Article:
Moore, 175 Wis. 2d at 569.

The complainant was 48 years old when she entered into an "Independent Carrier Agreement" with the respondent on December 31, 1988, to deliver its newspapers. She continued to deliver newspapers under this same agreement until February 7, 1999. Under the terms of the agreement, the complainant, designated as the "carrier," agreed that she was not an employee of the respondent and that she would be acting as an independent contractor. She agreed to deliver newspapers to all points on the delivery schedule and customer list provided by the respondent, and to maintain and keep current said customer list. The agreement further provided that the complainant agreed to purchase at a wholesale rate sufficient quantities of newspapers to cover her delivery schedule. The complainant would then be billed for the newspaper charges. (Though not specifically stated in the agreement, the complainant's remuneration for performing these services was determined by deducting the wholesale rate for the newspapers from the retail rate customers paid for the newspapers.) Additionally, the agreement provided that the complainant was to be paid a rate of 21 cents per mile for each mile driven in the course of delivering the newspapers (1),  a specified rate for "bundle deliveries," and $3.30 per day of delivery during the months of December through April as a special winter season territory adjustment (to compensate for the loss of customers who went south during the winter months). (2)   The agreement also provided that the complainant agreed to carry out the agreement at her own expense and risk, furnishing whatever vehicles or equipment necessary to fulfill the terms of the agreement, and that she agreed to pay all taxes and comply with all requirements of the law in connection with operating her business at her own expense. Per the agreement the complainant also agreed to provide a specified amount of bodily injury liability insurance at her own expense. Finally, the agreement provided that either party could terminate the agreement upon written notice to be given four weeks prior to the last Friday of the month in which the termination is to occur, or such shorter time as may be mutually agreed upon.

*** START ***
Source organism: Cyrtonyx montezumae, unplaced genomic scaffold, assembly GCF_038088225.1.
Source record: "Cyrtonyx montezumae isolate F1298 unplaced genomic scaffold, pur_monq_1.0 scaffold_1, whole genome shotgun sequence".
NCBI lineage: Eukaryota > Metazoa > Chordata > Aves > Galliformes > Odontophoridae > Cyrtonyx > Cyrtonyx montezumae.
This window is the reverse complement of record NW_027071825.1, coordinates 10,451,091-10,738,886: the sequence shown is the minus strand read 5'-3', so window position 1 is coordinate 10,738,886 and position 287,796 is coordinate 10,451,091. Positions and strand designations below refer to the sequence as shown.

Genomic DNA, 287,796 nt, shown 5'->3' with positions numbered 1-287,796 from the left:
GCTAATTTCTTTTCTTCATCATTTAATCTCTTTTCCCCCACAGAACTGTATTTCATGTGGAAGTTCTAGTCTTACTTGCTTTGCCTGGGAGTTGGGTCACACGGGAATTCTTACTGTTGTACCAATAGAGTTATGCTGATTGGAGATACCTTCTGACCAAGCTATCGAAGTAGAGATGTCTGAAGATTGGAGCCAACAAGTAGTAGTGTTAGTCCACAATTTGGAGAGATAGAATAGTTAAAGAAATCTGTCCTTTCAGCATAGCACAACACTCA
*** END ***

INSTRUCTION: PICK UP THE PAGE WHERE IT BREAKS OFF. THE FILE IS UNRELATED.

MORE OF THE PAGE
There are some facets of the relationship between the complainant and the respondent that might tend to suggest that the relationship was one of employee-employer. For example, there is the fact that the complainant has continuously performed the service of delivering the respondent's newspapers under the same agreement for some 10 years, and the fact that the service she performed does not require any particular specialized skill. Further, it would appear that the service performed by the complainant could be considered an integral part of the respondent's business, since "delivery of the news" is what the respondent is all about. On balance, however, considering the total circumstances surrounding the working relationship, it appears that the relationship here must be considered that of an independent contractor relationship and therefore not covered under the Fair Employment Act.